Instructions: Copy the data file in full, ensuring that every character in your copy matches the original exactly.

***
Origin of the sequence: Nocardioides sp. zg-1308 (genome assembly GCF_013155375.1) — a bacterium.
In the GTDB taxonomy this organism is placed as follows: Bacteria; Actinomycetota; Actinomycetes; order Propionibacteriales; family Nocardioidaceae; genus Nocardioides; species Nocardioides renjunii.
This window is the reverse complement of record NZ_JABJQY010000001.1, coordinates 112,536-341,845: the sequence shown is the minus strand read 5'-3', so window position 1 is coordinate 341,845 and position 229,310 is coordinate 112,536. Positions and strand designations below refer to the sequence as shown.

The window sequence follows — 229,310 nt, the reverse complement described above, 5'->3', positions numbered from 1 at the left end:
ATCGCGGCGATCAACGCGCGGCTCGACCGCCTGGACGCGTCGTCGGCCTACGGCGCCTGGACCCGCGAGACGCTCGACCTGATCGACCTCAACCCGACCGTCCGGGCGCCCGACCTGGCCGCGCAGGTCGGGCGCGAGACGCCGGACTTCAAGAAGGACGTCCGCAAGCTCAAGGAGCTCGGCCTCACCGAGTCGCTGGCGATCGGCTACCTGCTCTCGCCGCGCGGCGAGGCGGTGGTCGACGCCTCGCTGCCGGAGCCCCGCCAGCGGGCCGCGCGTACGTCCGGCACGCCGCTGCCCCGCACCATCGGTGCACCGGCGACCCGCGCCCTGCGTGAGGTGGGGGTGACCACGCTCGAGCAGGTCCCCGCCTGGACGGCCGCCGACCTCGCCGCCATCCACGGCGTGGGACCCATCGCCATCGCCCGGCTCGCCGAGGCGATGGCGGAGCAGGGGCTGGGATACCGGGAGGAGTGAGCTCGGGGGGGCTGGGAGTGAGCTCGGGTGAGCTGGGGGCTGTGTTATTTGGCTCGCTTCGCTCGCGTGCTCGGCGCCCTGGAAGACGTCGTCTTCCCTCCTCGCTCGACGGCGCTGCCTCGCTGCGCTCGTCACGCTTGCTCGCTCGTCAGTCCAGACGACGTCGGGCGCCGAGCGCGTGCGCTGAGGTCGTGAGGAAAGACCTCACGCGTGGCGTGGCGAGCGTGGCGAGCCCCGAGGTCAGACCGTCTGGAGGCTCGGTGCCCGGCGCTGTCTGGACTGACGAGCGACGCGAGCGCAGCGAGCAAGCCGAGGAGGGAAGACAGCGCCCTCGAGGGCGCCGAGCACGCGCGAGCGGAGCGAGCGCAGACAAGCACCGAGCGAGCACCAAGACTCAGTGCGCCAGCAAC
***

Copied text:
Origin of the sequence: Nocardioides sp. zg-1308 (genome assembly GCF_013155375.1) — a bacterium.
In the GTDB taxonomy this organism is placed as follows: Bacteria; Actinomycetota; Actinomycetes; order Propionibacteriales; family Nocardioidaceae; genus Nocardioides; species Nocardioides renjunii.
This window is the reverse complement of record NZ_JABJQY010000001.1, coordinates 112,536-341,845: the sequence shown is the minus strand read 5'-3', so window position 1 is coordinate 341,845 and position 229,310 is coordinate 112,536. Positions and strand designations below refer to the sequence as shown.

The window sequence follows — 229,310 nt, the reverse complement described above, 5'->3', positions numbered from 1 at the left end:
ATCGCGGCGATCAACGCGCGGCTCGACCGCCTGGACGCGTCGTCGGCCTACGGCGCCTGGACCCGCGAGACGCTCGACCTGATCGACCTCAACCCGACCGTCCGGGCGCCCGACCTGGCCGCGCAGGTCGGGCGCGAGACGCCGGACTTCAAGAAGGACGTCCGCAAGCTCAAGGAGCTCGGCCTCACCGAGTCGCTGGCGATCGGCTACCTGCTCTCGCCGCGCGGCGAGGCGGTGGTCGACGCCTCGCTGCCGGAGCCCCGCCAGCGGGCCGCGCGTACGTCCGGCACGCCGCTGCCCCGCACCATCGGTGCACCGGCGACCCGCGCCCTGCGTGAGGTGGGGGTGACCACGCTCGAGCAGGTCCCCGCCTGGACGGCCGCCGACCTCGCCGCCATCCACGGCGTGGGACCCATCGCCATCGCCCGGCTCGCCGAGGCGATGGCGGAGCAGGGGCTGGGATACCGGGAGGAGTGAGCTCGGGGGGGCTGGGAGTGAGCTCGGGTGAGCTGGGGGCTGTGTTATTTGGCTCGCTTCGCTCGCGTGCTCGGCGCCCTGGAAGACGTCGTCTTCCCTCCTCGCTCGACGGCGCTGCCTCGCTGCGCTCGTCACGCTTGCTCGCTCGTCAGTCCAGACGACGTCGGGCGCCGAGCGCGTGCGCTGAGGTCGTGAGGAAAGACCTCACGCGTGGCGTGGCGAGCGTGGCGAGCCCCGAGGTCAGACCGTCTGGAGGCTCGGTGCCCGGCGCTGTCTGGACTGACGAGCGACGCGAGCGCAGCGAGCAAGCCGAGGAGGGAAGACAGCGCCCTCGAGGGCGCCGAGCACGCGCGAGCGGAGCGAGCGCAGACAAGCACCGAGCGAGCACCAAGACTCAGTGCGCCAGCAAC